As described herein for article packaging system 350, the article packaging system 564 could be modified in a number of ways. For example, the pot cover 588 could be applied to the potted plant 572 prior to accumulation on conveyor 574 or 576 by gates 578 or 580, respectfully. Or, the pot cover 588 could be placed into the open sleeve 606 prior to the introduction of the potted plant 572 into the sleeve 606, as indicated in the embodiment shown in FIGS. 27A-B.
Referring now to FIG. 34, another embodiment of the article packaging system referred to by the reference numeral 610 is illustrated. The article packaging system 610 is constructed exactly as described for article packaging systems 10, 350, or 564 or modifications thereof except that a decorative pot cover is directly formed about the outer surface of a potted plant 612 using an appressing cover forming apparatus such as a cover forming apparatus 614 to form a covered potted plant 616 at a point prior to application of a sleeve to the potted plant 612. The cover forming apparatus 614 appresses a sheet of material (not shown) about the external surface of the potted plant 612 to form a covered potted plant 616 having a cover which may or may not be bonded to the potted plants external surfaces as described herein.
The cover forming apparatus 614 which could be used for example is one described in the patent application filed in the U.S. P.T.O. on Aug. 10, 1992 by Donald Weder, Joseph Straeter and Frank Craig, entitled “Cover Forming Apparatus Having Pivoting Forming Members”, and not yet assigned a serial number, the specification of which is hereby specifically incorporated herein. This does not exclude the use of other types of cover forming apparatuses adapted for forming a cover about the outer surface of a potted plant to form the covered potted plant 616.
After the potted plant has been covered by the cover forming apparatus 614, the covered potted plant 616 is transferred to a conveyor 618 moving in direction 620 toward a sleeving station exactly the same as other sleeving stations previously described herein. The relocation of the covered potted plant 616 from the cover forming apparatus 614 can be accomplished manually or automatically such as by a transfer device 620 having an extendable pushing arm 622 or by some other device adapted for moving the covered potted plant 616 to a conveyor 618.
Changes may be made in the combinations, operations and arrangements of the various parts and elements described herein without departing from the spirit and scope of the invention as defined in the following claims.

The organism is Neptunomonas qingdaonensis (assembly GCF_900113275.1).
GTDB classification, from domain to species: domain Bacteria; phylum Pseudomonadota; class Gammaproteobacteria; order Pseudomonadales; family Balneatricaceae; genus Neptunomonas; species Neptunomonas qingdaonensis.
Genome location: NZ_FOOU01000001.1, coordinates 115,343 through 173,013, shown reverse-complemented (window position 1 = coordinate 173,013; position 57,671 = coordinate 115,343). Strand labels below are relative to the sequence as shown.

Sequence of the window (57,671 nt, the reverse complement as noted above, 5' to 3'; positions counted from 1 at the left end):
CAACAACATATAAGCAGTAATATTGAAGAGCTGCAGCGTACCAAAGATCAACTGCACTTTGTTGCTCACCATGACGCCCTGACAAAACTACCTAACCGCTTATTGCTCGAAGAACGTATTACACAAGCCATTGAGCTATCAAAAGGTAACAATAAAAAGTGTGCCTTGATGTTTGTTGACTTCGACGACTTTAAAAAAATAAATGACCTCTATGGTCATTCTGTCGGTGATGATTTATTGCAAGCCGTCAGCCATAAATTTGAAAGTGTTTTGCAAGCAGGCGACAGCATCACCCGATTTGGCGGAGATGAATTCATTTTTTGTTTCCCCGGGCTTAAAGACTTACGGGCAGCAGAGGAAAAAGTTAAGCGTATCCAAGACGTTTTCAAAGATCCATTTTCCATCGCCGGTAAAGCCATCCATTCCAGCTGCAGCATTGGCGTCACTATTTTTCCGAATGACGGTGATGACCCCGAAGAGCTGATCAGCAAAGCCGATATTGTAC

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|CH560532A5||Title not available|
|DE513971C||Dec 5, 1930||Willy Guhl||Blumentopfhueller|
|FR2489126A1||Title not available|
|JPH0542958A||Title not available|
|1||"A World of Cut Flower and Pot Plant Packaging" Brochure, Klerk's Plastic Products Manufacturing, Inc., Data unknown, 6 pages.|
|2||"Color Them Happy with Highlander Products" (C)1992.|
|3||"Costa Keeps the Christmas Spirit", Supermarket Floral, Sep. 15, 1992.|
|4||"Halloween", Link Magazine, Sep. 1992, 2 pages.|
|5||"Now More Than Ever", Supermarket Floral, Sep. 15, 1992.|
|6||"Speed Sheets and Speed Rolls" Brochure, Highland Supply Corporation, (C)1990.|
|7||"Super Seller", Supermarket Floral, Sep. 15, 1992.|
|8||"Color Them Happy with Highlander Products" ©1992.|
|9||"Speed Sheets and Speed Rolls" Brochure, Highland Supply Corporation, ©1990.|
|10||Chantler & Chantler brochure showing Zipper Sleeve(TM) and Florasheet(R), Date unknown, 2 pages.|
|11||Chantler & Chantler brochure showing Zipper Sleeve™ and Florasheet®, Date unknown, 2 pages.|
|12||Speed Cover Brochure, "The Simple Solution For Those Peak Volume Periods", Highland Supply Corporation, (C)1989.|
|13||Speed Cover Brochure, "The Simple Solution For Those Peak Volume Periods", Highland Supply Corporation, ©1989.|
|Citing Patent||Filing date||Publication date||Applicant||Title|
|US7080483 *||Feb 10, 2005||Jul 25, 2006||Weder Wanda M And Straeter William F||Method for packaging a potted plant|
|US8438820 *||Jul 20, 2012||May 14, 2013||NF Global||Flower handling apparatus and method|
|US9428323 *||Mar 18, 2013||Aug 30, 2016||Amorua Global, Inc.||Flower handling apparatus and method|
|US20040068930 *||Nov 19, 2003||Apr 15, 2004||Frank Craig||Article packaging system|
|US20050183389 *||Feb 10, 2005||Aug 25, 2005||Frank Craig||Method for packaging a potted plant|
|US20140020334 *||Mar 18, 2013||Jan 23, 2014||Amorua Global, Inc.||Flower handling apparatus and method|
|U.S. Classification||53/449, 53/397, 53/399, 53/473, 53/459|
|Aug 18, 2004||FPAY||Fee payment|
Year of fee payment: 4
|Sep 1, 2008||REMI||Maintenance fee reminder mailed|
|Feb 16, 2009||SULP||Surcharge for late payment|
Year of fee payment: 7
|Feb 16, 2009||FPAY||Fee payment|
Year of fee payment: 8
|Oct 1, 2012||REMI||Maintenance fee reminder mailed|
|Feb 20, 2013||LAPS||Lapse for failure to pay maintenance fees|
|Apr 9, 2013||FP||Expired due to failure to pay maintenance fee|
Effective date: 20130220